Undergraduate Student Government Representative Sens. Zakari Abubakar, Molly Bhuiyan, and Michael Cherry all announced their resignations from their postions between the end of the Fall 2017 semester and the start of the Spring 2018 semester, leaving three open seats at the table.
Abubakar resigned due to obtaining an internship in the Spring semester that would make USG “impossible for [him to juggle].” He claimed the internship was not a standard schedule and could fluctuate from 40 to 100 hours per week.
For the Fall semester, Abubakar did not feel it went well for him.
“It could have been a lot better. I didn’t get the agenda I wanted to get across. … I was interested in helping revamp club atmosphere, particular with cultural and honor societies. But it’s abstract, and cultural clubs are safe havens, which fine and makes sense, but I felt it was creating exclusivity that alienated other groups and I did not like that. Baruch is diverse and I prefer that, so maybe it’s something we should push a little firmer,” said Abubakar.
He recommended that anyone who is interested in USG should find out what it is about.
“It taught me a lot [and] gave me the opportunity to learn how to work with different-minded people. We are all coming from different places and experiences and outlooks. You might have thought a certain way for a certain way for a long time, and meet people with the same experiences but with completely different angles. It was a beautiful experience,” said Abubakar.
Cherry resigned due to a scheduling conflict between the 5:30 p.m. Senate meetings and a 6 p.m. class on Tuesdays. Cherry, a junior who won reelection as representative senator under the Rise Baruch platform in April 2017, registered for a test prep course over the winter break, albeit too late. His late entry left him with the only class available — right in the middle of his mandated senate meetings.
Faced with the choice of dropping his class or resigning to continue with his academic future, Cherry chose the latter, but
“Being a representative senator is much more than just a position, it’s a lifestyle … I was able to plug in kids to events and whatnot by just walking around campus, being involved in all the club events, and I think it stretches far more than just sitting at a Tuesday 5:30 meeting.”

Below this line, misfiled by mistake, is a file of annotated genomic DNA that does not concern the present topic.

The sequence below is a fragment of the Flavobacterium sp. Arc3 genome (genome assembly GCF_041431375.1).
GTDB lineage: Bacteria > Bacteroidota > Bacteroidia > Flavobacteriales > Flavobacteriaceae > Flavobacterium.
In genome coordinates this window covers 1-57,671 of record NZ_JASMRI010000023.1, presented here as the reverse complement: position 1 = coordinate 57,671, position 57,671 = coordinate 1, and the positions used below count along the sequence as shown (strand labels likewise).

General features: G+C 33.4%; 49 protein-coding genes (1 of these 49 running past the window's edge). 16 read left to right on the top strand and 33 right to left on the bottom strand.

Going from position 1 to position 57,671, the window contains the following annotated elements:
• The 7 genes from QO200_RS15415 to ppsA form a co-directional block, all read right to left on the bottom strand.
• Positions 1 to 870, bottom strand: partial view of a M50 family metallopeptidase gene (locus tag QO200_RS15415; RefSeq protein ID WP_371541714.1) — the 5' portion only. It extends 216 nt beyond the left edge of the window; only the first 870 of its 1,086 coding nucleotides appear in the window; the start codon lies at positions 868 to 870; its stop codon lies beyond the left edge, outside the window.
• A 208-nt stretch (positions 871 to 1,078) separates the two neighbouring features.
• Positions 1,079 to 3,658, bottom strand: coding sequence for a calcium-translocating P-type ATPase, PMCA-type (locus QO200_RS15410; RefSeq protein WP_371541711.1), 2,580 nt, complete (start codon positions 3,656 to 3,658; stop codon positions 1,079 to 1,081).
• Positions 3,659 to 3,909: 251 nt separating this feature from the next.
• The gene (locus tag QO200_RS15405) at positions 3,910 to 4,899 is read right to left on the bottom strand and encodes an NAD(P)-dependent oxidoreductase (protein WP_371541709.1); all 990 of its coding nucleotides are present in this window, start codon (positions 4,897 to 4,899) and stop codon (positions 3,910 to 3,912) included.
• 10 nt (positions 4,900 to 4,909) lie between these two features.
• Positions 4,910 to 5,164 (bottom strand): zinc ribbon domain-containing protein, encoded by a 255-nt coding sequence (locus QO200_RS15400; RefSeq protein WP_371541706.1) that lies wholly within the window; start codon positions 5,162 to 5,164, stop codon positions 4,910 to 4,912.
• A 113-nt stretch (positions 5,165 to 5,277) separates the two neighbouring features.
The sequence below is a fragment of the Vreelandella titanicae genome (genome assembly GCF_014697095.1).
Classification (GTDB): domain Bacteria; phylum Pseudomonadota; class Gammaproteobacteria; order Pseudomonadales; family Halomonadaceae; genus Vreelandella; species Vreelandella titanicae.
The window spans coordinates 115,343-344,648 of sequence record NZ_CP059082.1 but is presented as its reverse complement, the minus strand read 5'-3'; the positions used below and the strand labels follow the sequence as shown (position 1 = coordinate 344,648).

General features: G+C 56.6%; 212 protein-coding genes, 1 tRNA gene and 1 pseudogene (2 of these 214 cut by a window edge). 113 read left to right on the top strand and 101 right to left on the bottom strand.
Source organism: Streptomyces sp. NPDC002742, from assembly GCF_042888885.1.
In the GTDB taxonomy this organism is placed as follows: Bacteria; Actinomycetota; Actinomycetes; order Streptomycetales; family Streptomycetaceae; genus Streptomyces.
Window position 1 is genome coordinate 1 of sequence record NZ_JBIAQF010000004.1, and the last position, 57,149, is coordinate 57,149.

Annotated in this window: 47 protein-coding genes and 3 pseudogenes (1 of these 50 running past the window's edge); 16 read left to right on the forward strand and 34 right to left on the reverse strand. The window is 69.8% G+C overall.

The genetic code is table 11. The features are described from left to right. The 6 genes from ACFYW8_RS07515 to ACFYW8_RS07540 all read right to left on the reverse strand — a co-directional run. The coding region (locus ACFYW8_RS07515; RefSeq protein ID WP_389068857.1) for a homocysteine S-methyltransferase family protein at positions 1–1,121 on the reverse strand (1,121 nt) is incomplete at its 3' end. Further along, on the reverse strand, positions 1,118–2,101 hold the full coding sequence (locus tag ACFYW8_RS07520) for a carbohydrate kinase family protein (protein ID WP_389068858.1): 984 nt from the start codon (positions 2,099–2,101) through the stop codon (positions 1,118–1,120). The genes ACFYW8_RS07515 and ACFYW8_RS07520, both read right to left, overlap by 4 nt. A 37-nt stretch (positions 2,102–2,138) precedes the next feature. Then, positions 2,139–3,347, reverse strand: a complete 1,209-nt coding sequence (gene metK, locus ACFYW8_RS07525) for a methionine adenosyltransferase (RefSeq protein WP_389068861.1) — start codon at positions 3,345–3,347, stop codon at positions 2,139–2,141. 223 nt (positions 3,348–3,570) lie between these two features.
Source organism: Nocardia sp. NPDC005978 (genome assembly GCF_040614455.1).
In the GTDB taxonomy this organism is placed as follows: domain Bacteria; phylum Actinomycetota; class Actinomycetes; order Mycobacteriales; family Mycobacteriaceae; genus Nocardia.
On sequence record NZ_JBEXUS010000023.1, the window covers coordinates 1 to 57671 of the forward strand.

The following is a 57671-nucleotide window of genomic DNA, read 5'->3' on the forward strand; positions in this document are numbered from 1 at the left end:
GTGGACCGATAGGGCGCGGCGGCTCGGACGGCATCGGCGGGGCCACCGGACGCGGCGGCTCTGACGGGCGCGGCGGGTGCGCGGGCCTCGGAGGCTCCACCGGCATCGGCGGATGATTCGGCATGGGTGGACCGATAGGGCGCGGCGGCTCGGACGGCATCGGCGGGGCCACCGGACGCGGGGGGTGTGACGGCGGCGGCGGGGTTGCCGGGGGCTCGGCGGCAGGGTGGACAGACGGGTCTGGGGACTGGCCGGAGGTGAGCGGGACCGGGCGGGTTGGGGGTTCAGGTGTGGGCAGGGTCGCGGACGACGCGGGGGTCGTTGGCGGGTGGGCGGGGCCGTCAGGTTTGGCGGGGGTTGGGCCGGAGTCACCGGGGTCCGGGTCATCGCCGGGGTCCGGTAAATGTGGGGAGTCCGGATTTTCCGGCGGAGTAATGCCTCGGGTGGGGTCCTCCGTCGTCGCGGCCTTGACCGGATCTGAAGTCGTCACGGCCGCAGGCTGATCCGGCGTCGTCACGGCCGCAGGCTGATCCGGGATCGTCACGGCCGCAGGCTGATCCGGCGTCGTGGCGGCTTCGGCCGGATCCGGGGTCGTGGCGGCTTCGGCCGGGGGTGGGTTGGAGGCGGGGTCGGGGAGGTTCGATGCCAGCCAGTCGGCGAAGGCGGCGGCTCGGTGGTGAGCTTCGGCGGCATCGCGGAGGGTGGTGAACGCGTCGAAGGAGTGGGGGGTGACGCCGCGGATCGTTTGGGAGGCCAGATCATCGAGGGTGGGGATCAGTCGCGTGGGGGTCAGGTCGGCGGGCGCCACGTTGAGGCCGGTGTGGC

Cherry was a familiar face on a newly elected table, having been a representative senator in two student governments.
He was ecstatic to see Representative Sen. Brandon Paillere revive former Representative Sen. Chen Lin’s Arts Committee from last year, adding that Paillere has improved it immensely, boasting nearly 70 members. He complimented last year’s strength and unity, but added that seeing this year’s growth as leaders was a great
Cherry ends his year and a half tenure on the senate table looking back at the good he and his teams were able to do and the meaning it has had to him. His future plans to remain involved have not changed as he said that scheduling conflicts would not stop him from being a representative senator because it was never about the title, it was about representing the students.
Bhuiyan, meanwhile, described the decision to leave USG as “a very difficult, difficult decision.”
She recently changed her major from actuarial science to mathematics, and realized in order to graduate on time, she would need to take a math class that would occur during the time USG meets on Tuesday nights. Though she applied to e-permits to take classes at different CUNY colleges, she was unable to find another option.
Bhuiyan plans on staying on as an extra hand on USG committees. “I feel terrible,” she said of her resignation, and described it as akin to breaking a vow.
Of her time in USG, Bhuiyan said her biggest goal was to always make herself seem welcoming and approachable to the Baruch community, something that she felt she accomplished by taking time to introduce herself around campus to various clubs and students.
She looks fondly on the Greek life forum USG held last semester as a highlight of her tenure, saying that the forum is what student government is “supposed to be.”
When asked about the rumors of miscommunication happening within the table — first claimed by former Representative Sen. Josue Mendez — Bhuiyan said that she feels like there can always be room for growth and every team has communication issues, but her reasons for resigning are purely academic.
The three vacated seats are open to anyone in the Baruch student population who is taking six credits, is not on the executive board of another club, has at least a 2.5 GPA and is available for the Tuesday senate meeting. Apply with USG by Feb. 12 for a chance to be elected to a seat.
Reporting by: Andrew Windsor, Bianca Monteiro, Victoria Merlino